Saturday, August 30, 2008

Lightning trade: 2 defensemen for 1

There's good news, and then there's bad news. The good news? The Tampa Bay Lightning have gotten below the salary cap. And the bad news? The average age of the defensemen currently listed on their website's roster is 23 years old. The oldest is 26 (Niskala), and the youngest is 20 (Quick).

Haven't these guys heard the saying that "defense wins games?"

The average age of their forwards is 27 years old - and that's including the two outliers of 40 (Recchi), and 42 (Roberts). Without them, that number drops to a little over 26 years old. That is, of course, including all 27 forwards listed on their roster as of today.

That's a 4-year discrepancy between the defense and the forwards, which actually isn't all that unusual. Although, typically, it goes the other way around. The defense us usually around 5 years older than the forwards since it usually takes longer for defensemen to learn their jobs.

It makes me wonder if they're going to take the avant-garde approach of fielding 4 forwards and one defenseman during even-strength situtions.

Yeah, I don't know about this. I mean, I'm all for doing revolutionary things - since I'm pretty much a revolutionary at heart - but this just doesn't make any sense to me. And it probably doesn't make much sense to many other people, either.

This is not 1984, you know. The Lightning are not the Oilers, Lecavalier is not Gretzky, St. Louis is not Kurri, Prospal is not Messier, and Smith is not Fuhr. They will have a very hard time winning in 2008 (and 2009, for that matter) if all they have is scoring and goaltending. And that's assuming no key personnel gets injured along the way.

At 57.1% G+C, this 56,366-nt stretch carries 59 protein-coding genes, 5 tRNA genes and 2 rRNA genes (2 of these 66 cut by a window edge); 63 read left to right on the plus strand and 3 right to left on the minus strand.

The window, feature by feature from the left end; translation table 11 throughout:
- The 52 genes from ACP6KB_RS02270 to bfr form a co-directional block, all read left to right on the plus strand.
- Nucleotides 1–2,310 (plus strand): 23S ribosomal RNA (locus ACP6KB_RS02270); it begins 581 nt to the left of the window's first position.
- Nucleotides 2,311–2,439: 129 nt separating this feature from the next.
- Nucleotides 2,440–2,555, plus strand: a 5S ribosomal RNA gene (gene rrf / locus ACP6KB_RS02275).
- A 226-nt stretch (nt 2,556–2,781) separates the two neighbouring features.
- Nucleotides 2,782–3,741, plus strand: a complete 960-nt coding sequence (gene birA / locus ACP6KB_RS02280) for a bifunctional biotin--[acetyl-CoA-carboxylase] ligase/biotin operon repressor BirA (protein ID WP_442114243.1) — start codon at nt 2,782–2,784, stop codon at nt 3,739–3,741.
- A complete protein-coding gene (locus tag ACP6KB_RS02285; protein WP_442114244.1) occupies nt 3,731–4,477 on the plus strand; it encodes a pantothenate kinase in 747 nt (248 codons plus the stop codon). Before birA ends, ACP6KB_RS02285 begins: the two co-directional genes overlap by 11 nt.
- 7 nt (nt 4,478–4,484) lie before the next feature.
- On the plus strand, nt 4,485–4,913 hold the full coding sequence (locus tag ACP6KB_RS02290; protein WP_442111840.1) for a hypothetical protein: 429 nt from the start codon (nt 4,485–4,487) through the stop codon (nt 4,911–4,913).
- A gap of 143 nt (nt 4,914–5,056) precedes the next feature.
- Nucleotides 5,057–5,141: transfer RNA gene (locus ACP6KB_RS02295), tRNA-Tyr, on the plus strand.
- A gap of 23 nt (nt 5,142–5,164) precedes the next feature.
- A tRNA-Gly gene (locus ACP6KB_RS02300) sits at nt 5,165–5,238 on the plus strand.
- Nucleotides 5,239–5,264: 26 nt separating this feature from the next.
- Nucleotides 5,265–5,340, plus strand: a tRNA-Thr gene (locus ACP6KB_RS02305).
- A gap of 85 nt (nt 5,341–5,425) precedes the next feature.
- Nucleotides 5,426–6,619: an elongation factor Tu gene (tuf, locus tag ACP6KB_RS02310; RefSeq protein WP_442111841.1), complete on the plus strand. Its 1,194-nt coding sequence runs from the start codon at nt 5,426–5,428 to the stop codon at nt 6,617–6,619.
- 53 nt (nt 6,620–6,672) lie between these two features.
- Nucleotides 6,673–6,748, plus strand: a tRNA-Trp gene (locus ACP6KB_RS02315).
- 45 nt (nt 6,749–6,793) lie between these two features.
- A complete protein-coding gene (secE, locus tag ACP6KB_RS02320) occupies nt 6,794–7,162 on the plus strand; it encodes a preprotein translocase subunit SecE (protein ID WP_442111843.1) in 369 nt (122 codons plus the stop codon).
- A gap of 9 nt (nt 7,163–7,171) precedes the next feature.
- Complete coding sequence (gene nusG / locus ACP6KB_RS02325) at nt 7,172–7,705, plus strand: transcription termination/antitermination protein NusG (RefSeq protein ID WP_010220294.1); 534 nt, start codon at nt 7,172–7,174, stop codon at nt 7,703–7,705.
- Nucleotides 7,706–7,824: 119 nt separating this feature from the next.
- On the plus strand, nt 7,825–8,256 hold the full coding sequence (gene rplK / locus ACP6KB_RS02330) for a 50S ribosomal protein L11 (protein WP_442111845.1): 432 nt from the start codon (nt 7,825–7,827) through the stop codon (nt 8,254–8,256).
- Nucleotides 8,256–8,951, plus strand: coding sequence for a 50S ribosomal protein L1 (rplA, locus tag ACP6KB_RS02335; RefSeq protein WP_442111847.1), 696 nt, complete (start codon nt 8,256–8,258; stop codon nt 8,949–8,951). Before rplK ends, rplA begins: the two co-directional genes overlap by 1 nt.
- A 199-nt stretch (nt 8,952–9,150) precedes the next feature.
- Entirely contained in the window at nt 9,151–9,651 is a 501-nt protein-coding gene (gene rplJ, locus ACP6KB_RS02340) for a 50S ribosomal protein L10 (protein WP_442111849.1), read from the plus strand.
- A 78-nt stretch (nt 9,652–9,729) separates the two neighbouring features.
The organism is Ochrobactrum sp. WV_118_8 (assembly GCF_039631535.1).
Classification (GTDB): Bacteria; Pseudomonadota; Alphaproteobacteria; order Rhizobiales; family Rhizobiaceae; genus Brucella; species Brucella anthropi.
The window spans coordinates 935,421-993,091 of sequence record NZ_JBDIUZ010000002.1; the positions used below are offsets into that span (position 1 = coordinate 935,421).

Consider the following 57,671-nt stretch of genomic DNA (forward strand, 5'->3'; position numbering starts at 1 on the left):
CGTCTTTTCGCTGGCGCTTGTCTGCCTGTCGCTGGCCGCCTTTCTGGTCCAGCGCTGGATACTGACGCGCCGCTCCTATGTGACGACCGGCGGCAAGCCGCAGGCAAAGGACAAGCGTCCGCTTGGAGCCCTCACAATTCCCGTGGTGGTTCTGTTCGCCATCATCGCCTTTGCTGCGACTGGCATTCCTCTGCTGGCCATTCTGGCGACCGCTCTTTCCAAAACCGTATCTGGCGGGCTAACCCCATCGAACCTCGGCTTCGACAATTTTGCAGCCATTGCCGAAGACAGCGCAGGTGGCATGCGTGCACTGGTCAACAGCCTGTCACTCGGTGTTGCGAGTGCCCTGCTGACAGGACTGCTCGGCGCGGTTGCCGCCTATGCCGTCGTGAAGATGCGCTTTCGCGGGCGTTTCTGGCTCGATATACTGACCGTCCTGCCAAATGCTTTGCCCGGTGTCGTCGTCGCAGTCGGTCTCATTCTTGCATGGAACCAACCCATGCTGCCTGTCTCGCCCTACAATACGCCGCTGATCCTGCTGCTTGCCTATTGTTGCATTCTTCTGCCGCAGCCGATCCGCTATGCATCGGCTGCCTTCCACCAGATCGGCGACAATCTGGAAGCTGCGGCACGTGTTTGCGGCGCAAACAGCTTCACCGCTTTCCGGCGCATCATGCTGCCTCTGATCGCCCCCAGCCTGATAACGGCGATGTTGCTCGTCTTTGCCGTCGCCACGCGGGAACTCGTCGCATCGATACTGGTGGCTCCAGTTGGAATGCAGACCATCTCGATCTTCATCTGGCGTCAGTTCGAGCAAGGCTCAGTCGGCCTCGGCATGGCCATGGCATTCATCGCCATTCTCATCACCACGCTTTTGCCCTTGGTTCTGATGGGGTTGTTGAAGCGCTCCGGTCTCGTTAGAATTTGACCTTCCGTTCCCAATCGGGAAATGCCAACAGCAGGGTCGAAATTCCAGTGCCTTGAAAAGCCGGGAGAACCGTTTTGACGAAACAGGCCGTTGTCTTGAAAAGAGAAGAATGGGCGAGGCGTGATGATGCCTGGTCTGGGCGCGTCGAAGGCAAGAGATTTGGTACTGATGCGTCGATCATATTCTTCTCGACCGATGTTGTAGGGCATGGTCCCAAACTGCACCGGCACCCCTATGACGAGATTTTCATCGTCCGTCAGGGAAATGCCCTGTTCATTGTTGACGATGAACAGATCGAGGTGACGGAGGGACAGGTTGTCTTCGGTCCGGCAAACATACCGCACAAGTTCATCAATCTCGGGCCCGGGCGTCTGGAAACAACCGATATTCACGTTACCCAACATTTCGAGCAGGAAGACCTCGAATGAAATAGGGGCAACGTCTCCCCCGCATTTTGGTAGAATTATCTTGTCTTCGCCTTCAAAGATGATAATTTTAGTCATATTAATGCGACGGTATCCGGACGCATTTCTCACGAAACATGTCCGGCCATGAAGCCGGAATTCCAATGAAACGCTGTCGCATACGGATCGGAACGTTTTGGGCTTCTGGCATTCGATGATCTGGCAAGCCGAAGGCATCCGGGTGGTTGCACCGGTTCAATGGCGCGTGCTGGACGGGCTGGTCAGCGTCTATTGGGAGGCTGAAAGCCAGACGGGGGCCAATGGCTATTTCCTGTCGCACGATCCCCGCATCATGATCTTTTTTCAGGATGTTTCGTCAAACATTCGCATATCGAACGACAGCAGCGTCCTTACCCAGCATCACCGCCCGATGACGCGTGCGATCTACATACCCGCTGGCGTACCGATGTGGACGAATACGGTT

The defense is shaping up to be a very good one - in about 3-5 years. It's takes a while for a defenseman in the NHL to figure out where he needs to be and what he needs to do before he's competent in his job and his position. It's not their fault that they're inexperienced, but that's still going to make everyone's jobs that much more difficult to do.

And as for the forwards, what in the world are the Lightning going to do with them all? From what I understand, most of them have one-way contracts. The most likely option is to put some on waivers, so they can be sent down.

Can you imagine any of the established players being okay with being sent down to the minors, tho? This isn't baseball, you know. And then to just let them be picked up without getting anything in return? That's just poor business sense right there.

Another question for me is, what exactly does Melrose think about this? And does he have any say in it? If his authority is already compromised by the ownership, then that's not going to be a very good situation - not for anybody involved, including the fans.

If only the ownership would take a minute and explain their team-building philosophy, then I think that would make everyone feel better about it.

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